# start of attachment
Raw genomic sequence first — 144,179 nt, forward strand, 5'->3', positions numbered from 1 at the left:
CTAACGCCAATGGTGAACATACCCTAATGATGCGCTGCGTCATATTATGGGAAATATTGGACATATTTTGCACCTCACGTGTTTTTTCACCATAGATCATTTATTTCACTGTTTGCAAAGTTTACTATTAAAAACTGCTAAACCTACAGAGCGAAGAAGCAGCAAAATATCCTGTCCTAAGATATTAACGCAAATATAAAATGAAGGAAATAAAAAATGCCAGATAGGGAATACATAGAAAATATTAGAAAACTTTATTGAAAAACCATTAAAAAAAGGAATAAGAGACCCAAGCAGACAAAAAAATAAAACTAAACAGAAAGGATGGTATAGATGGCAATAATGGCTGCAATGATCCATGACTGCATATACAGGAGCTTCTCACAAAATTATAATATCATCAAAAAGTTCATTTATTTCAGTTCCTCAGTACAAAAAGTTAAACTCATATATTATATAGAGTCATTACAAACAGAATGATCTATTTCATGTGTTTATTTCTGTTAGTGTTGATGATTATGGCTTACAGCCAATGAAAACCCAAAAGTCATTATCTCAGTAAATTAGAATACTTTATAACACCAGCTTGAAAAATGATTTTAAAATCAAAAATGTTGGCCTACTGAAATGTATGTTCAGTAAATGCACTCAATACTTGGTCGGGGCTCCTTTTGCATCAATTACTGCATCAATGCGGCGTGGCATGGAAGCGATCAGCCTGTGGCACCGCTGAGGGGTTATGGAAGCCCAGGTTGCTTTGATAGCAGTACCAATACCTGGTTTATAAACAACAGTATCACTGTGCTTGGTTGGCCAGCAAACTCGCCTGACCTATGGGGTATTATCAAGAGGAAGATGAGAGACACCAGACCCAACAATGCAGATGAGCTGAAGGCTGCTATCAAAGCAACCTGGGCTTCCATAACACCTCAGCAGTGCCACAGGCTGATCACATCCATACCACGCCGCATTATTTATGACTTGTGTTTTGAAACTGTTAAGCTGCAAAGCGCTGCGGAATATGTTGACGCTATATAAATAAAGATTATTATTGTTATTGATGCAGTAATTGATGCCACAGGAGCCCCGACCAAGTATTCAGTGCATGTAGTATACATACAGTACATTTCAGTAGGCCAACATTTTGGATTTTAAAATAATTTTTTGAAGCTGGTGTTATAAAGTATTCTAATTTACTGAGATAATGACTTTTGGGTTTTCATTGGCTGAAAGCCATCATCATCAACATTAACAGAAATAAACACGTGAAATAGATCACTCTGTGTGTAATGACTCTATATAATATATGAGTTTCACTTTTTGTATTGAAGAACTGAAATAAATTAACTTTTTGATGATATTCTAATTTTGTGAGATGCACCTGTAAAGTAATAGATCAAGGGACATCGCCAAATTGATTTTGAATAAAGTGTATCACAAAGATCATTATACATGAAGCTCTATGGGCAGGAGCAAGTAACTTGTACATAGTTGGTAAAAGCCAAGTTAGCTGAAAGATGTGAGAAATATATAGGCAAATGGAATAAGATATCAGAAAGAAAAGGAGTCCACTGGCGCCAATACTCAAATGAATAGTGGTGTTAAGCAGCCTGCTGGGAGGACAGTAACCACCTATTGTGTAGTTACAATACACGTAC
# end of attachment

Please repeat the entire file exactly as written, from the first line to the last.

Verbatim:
Raw genomic sequence first — 144,179 nt, forward strand, 5'->3', positions numbered from 1 at the left:
CTAACGCCAATGGTGAACATACCCTAATGATGCGCTGCGTCATATTATGGGAAATATTGGACATATTTTGCACCTCACGTGTTTTTTCACCATAGATCATTTATTTCACTGTTTGCAAAGTTTACTATTAAAAACTGCTAAACCTACAGAGCGAAGAAGCAGCAAAATATCCTGTCCTAAGATATTAACGCAAATATAAAATGAAGGAAATAAAAAATGCCAGATAGGGAATACATAGAAAATATTAGAAAACTTTATTGAAAAACCATTAAAAAAAGGAATAAGAGACCCAAGCAGACAAAAAAATAAAACTAAACAGAAAGGATGGTATAGATGGCAATAATGGCTGCAATGATCCATGACTGCATATACAGGAGCTTCTCACAAAATTATAATATCATCAAAAAGTTCATTTATTTCAGTTCCTCAGTACAAAAAGTTAAACTCATATATTATATAGAGTCATTACAAACAGAATGATCTATTTCATGTGTTTATTTCTGTTAGTGTTGATGATTATGGCTTACAGCCAATGAAAACCCAAAAGTCATTATCTCAGTAAATTAGAATACTTTATAACACCAGCTTGAAAAATGATTTTAAAATCAAAAATGTTGGCCTACTGAAATGTATGTTCAGTAAATGCACTCAATACTTGGTCGGGGCTCCTTTTGCATCAATTACTGCATCAATGCGGCGTGGCATGGAAGCGATCAGCCTGTGGCACCGCTGAGGGGTTATGGAAGCCCAGGTTGCTTTGATAGCAGTACCAATACCTGGTTTATAAACAACAGTATCACTGTGCTTGGTTGGCCAGCAAACTCGCCTGACCTATGGGGTATTATCAAGAGGAAGATGAGAGACACCAGACCCAACAATGCAGATGAGCTGAAGGCTGCTATCAAAGCAACCTGGGCTTCCATAACACCTCAGCAGTGCCACAGGCTGATCACATCCATACCACGCCGCATTATTTATGACTTGTGTTTTGAAACTGTTAAGCTGCAAAGCGCTGCGGAATATGTTGACGCTATATAAATAAAGATTATTATTGTTATTGATGCAGTAATTGATGCCACAGGAGCCCCGACCAAGTATTCAGTGCATGTAGTATACATACAGTACATTTCAGTAGGCCAACATTTTGGATTTTAAAATAATTTTTTGAAGCTGGTGTTATAAAGTATTCTAATTTACTGAGATAATGACTTTTGGGTTTTCATTGGCTGAAAGCCATCATCATCAACATTAACAGAAATAAACACGTGAAATAGATCACTCTGTGTGTAATGACTCTATATAATATATGAGTTTCACTTTTTGTATTGAAGAACTGAAATAAATTAACTTTTTGATGATATTCTAATTTTGTGAGATGCACCTGTAAAGTAATAGATCAAGGGACATCGCCAAATTGATTTTGAATAAAGTGTATCACAAAGATCATTATACATGAAGCTCTATGGGCAGGAGCAAGTAACTTGTACATAGTTGGTAAAAGCCAAGTTAGCTGAAAGATGTGAGAAATATATAGGCAAATGGAATAAGATATCAGAAAGAAAAGGAGTCCACTGGCGCCAATACTCAAATGAATAGTGGTGTTAAGCAGCCTGCTGGGAGGACAGTAACCACCTATTGTGTAGTTACAATACACGTAC